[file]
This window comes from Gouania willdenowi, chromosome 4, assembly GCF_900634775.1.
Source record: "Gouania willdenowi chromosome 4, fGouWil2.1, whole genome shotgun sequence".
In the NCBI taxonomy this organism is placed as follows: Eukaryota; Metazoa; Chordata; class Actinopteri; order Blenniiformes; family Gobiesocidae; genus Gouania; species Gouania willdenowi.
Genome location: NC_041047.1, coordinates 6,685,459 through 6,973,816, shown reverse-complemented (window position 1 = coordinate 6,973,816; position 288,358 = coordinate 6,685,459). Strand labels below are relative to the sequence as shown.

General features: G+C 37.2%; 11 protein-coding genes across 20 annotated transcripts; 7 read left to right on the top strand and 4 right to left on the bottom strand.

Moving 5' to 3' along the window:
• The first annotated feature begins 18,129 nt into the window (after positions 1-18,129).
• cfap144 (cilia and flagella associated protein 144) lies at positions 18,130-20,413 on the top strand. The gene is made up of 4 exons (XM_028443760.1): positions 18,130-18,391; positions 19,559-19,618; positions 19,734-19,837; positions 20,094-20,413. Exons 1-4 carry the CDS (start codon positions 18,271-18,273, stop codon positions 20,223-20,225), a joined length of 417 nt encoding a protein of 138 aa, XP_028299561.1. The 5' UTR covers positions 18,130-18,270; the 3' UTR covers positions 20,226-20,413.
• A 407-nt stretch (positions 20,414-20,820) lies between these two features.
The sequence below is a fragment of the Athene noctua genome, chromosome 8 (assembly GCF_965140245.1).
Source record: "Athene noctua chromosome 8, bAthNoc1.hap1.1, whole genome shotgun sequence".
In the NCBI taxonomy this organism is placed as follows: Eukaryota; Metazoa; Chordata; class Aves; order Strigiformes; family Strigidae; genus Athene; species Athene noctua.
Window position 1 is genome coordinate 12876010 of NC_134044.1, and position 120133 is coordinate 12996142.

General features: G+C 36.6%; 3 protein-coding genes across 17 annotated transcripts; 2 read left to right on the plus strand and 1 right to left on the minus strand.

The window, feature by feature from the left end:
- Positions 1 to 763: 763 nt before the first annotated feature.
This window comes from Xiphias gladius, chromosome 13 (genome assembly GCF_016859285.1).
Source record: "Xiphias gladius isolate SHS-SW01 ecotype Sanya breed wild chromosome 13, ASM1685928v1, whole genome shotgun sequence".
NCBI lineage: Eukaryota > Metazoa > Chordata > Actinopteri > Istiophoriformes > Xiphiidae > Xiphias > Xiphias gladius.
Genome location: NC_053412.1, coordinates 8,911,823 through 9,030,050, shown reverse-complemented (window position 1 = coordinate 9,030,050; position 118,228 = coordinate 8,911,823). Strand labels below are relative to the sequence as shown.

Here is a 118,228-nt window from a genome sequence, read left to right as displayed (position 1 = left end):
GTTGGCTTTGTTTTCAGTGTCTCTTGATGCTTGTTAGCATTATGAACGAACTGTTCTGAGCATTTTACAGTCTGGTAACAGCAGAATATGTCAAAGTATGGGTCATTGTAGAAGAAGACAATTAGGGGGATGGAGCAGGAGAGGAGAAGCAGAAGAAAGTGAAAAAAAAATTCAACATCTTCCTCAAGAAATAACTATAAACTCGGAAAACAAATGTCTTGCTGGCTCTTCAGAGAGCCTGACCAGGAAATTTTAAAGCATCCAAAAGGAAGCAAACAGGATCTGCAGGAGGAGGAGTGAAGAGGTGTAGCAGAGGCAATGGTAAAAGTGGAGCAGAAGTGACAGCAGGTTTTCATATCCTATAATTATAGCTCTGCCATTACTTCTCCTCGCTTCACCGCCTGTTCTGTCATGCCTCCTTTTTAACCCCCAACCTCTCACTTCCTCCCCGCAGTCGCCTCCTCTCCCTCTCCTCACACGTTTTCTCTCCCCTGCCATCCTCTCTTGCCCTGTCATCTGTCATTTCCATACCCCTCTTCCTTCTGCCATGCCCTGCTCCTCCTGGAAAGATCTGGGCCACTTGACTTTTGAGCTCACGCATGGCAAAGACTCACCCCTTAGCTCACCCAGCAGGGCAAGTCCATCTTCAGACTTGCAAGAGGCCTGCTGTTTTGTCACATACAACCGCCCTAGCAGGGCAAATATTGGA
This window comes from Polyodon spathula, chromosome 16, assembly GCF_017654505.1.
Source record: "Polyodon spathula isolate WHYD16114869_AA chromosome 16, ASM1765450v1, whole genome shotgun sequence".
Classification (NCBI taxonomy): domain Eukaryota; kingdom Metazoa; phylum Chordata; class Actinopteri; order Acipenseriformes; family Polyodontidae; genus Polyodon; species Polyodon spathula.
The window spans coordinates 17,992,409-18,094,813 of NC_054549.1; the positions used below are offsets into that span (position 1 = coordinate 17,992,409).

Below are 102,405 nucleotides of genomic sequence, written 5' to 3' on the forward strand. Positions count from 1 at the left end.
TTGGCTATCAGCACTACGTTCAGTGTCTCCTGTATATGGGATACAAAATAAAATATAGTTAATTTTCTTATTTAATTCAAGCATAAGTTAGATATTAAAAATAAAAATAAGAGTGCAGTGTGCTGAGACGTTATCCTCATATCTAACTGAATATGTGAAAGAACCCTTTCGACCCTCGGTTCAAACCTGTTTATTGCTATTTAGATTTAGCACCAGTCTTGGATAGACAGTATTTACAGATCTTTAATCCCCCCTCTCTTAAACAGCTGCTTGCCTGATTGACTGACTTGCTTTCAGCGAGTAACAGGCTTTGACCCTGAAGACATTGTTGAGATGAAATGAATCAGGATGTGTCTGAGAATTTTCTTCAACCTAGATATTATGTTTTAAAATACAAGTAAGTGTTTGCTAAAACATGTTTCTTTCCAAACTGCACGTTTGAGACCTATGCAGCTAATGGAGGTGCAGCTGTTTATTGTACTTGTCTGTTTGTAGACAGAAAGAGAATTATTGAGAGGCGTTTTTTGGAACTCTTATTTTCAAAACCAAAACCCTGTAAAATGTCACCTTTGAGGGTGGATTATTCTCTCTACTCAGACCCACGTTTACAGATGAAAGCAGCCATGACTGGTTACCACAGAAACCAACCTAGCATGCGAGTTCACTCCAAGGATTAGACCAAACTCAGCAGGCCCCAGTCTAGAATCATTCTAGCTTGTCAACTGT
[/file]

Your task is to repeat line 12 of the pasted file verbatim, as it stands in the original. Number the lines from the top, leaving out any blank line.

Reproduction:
In the NCBI taxonomy this organism is placed as follows: Eukaryota; Metazoa; Chordata; class Aves; order Strigiformes; family Strigidae; genus Athene; species Athene noctua.